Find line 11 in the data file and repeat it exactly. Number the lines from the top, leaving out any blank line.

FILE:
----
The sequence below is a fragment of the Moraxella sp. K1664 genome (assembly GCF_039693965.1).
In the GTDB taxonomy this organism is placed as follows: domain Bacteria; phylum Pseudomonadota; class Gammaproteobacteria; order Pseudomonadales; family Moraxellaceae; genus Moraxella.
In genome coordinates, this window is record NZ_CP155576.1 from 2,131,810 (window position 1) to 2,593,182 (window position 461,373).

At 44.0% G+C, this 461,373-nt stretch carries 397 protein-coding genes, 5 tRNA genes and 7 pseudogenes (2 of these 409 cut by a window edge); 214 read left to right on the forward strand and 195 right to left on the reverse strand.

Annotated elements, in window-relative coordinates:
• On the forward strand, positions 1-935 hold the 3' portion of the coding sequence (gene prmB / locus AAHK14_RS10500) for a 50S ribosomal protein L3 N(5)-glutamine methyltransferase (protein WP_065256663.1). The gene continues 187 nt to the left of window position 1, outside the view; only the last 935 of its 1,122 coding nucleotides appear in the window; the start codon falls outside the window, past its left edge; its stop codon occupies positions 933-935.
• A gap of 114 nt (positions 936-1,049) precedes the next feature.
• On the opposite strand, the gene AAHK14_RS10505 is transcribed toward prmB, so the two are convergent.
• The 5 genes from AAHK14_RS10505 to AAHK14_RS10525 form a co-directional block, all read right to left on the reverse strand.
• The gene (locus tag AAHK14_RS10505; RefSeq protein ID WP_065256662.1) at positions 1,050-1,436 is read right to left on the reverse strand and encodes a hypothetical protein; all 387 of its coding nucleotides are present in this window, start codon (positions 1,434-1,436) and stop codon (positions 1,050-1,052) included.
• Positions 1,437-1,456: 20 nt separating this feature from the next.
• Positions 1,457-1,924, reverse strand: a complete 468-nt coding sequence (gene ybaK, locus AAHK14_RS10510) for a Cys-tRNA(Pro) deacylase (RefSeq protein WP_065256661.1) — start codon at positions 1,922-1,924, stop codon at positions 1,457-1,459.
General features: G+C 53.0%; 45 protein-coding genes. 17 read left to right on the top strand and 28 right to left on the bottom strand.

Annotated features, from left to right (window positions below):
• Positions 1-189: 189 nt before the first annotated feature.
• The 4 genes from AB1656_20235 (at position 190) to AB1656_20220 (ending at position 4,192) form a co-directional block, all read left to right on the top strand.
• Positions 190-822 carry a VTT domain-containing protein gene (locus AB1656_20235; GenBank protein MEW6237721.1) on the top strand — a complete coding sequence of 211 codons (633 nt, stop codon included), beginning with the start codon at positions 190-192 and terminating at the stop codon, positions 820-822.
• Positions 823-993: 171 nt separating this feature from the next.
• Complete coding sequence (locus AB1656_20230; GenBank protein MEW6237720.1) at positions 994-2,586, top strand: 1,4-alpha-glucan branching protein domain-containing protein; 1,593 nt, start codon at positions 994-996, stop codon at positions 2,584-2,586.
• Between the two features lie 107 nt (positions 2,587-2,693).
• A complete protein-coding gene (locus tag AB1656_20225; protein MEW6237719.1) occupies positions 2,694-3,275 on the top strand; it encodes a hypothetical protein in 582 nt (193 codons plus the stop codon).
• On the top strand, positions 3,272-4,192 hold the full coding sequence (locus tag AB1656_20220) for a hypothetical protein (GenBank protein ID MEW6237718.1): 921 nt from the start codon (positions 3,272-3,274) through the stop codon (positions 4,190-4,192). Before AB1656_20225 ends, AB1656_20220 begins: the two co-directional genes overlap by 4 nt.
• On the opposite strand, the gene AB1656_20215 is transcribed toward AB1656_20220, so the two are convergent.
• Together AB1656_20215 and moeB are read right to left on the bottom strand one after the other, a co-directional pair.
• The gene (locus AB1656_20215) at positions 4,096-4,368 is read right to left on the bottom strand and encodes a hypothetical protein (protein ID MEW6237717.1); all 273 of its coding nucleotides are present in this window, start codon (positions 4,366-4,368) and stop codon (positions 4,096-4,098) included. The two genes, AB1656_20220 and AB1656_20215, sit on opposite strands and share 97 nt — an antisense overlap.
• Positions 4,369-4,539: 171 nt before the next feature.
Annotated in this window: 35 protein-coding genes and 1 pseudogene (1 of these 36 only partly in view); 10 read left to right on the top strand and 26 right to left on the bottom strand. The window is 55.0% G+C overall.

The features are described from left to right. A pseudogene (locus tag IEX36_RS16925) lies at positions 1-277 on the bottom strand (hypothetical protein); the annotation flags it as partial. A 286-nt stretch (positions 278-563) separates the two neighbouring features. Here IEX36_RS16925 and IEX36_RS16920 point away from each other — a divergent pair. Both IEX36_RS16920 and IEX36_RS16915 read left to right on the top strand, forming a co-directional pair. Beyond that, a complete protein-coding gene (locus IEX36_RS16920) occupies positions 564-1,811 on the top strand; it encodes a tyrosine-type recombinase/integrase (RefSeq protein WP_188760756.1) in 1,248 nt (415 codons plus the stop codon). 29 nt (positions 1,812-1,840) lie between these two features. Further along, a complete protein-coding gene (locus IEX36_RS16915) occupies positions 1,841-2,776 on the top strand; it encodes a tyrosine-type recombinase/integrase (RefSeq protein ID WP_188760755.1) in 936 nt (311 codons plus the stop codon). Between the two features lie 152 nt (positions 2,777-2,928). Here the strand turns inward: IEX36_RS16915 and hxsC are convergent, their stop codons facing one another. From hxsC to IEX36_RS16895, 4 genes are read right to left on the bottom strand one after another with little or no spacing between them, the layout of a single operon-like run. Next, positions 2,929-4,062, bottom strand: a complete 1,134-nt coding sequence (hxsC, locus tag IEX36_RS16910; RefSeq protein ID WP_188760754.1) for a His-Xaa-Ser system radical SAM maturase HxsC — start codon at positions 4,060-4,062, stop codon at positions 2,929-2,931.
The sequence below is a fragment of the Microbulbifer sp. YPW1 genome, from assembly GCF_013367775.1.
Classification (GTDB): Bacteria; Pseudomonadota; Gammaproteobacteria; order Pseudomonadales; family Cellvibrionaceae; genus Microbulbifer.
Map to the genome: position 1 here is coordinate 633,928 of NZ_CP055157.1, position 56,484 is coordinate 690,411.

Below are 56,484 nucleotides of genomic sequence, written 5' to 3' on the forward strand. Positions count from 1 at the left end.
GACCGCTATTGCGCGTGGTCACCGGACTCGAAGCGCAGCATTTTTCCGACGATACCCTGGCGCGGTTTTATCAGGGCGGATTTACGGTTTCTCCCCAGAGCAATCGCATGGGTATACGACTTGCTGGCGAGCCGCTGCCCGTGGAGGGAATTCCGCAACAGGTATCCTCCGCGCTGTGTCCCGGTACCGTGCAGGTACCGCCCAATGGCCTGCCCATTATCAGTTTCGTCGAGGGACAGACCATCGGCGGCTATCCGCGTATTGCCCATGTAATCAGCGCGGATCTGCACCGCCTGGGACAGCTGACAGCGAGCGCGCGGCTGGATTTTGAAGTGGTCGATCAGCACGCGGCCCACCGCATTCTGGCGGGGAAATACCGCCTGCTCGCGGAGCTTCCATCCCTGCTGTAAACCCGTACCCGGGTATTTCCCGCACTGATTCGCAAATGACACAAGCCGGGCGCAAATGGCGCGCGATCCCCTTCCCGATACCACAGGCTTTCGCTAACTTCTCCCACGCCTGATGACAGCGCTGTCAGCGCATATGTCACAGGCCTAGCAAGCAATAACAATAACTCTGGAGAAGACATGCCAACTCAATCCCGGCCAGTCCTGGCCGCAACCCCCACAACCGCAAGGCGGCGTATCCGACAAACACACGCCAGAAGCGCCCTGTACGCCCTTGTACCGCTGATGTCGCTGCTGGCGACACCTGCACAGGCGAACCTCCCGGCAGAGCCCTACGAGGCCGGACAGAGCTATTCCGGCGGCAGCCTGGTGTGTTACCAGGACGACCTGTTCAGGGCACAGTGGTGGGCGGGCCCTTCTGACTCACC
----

• Positions 1,437-1,456: 20 nt separating this feature from the next.